To help overcome the perceived security barrier, researchers at Worldpay are investigating how shoppers can pay using a credit or debit card while remaining immersed within a virtual environment. The global payments processor has created a proof of concept, which provides the same levels of convenience, and security that shoppers have in-store and online, without needing to leave the virtual world.
The prototype design uses Host Card Emulation (HCE) to virtualise the purchasing process. The payment process uses EMV* technology, . For payments under £30, the prototype works in the same way a contactless payment does – with the tap of the (virtual) card across a (virtual) card machine. For purchases over £30, Worldpay has created a technology called AirPIN. This first of its kind allows the consumer to see a range of numbers whilst immersed in the virtual reality environment, and then collect the four numbers that make up their PIN, one by one, using their virtual controller.
Commenting on the proof of concept, Telford-Reed added: “Innovation is what drives us and our clients. As technology moves on, so do the needs of consumers. As a leading payments company, it is our responsibility to consider where the next generation of payments will take place. We have built this prototype to provide a seamless, secure payment option for consumers in a virtual world. The benefits for merchants experimenting with virtual and augmented reality could be significant. While it is very early stages in its development, we believe that the sky is the limit when it comes to the industries which will find this technology useful. As more companies experiment with VR/AR in their endeavor to drive higher customer engagement, they need to consider if VR technology can support purchases as well. Whatever sales channel, it’s vital to make the payment process both slick and secure for customers. A compelling, immersive and seamless VR experience may even have the capability to increase sales.”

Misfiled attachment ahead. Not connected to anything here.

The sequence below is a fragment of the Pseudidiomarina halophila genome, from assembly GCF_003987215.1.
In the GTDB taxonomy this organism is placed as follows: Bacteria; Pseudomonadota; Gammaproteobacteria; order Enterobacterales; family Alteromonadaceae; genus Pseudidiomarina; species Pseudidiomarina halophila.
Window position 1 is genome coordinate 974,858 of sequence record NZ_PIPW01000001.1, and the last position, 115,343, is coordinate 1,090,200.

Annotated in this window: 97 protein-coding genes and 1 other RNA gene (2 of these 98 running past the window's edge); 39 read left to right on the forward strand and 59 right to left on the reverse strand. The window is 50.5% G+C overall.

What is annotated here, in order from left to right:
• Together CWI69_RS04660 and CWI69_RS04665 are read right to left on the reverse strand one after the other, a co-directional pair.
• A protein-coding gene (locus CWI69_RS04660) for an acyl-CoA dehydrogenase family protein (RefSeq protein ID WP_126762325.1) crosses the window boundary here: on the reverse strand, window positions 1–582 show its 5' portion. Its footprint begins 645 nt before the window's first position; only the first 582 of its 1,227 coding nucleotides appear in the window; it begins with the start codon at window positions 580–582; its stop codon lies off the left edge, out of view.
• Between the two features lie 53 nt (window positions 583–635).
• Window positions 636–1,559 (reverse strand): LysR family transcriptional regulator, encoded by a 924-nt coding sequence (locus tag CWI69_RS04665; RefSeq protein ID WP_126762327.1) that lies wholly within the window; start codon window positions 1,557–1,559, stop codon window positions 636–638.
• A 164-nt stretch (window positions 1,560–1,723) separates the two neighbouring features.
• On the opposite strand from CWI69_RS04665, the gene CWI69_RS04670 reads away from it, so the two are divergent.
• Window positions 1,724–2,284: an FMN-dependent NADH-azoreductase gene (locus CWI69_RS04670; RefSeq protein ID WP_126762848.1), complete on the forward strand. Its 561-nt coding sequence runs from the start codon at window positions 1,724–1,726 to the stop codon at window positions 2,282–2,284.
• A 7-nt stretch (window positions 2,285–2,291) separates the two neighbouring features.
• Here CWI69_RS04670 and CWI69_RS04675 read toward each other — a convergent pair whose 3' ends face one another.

* EMV stands for Europay, MasterCard and Visa, and is a global standard for credit and debit cards that uses computer chips to authenticate (and secure) chip-card transactions.
About the data
The research was conducted by research house Opinium in March 2017 and interviewed 16,000 consumers who have heard about Virtual or Augmented Reality in Australia, Brazil, China, Germany, Japan, The Netherlands, USA and United Kingdom. The full report The 360 consumer: how VR is reshaping the buying experience is available upon request.
Worldpay is a leading payments company with global reach. We provide an extensive range of technology-led payment products and services to around 400,000 customers, enabling their businesses to grow and prosper. We manage the increasing complexity of the payments landscape for our customers, allowing them to accept the widest range of payment types around the world. Using our network and technology, we are able to process payments from geographies covering 99% of global GDP, across 146 countries and 126 currencies. We help our customers to accept more than 300 different payment types.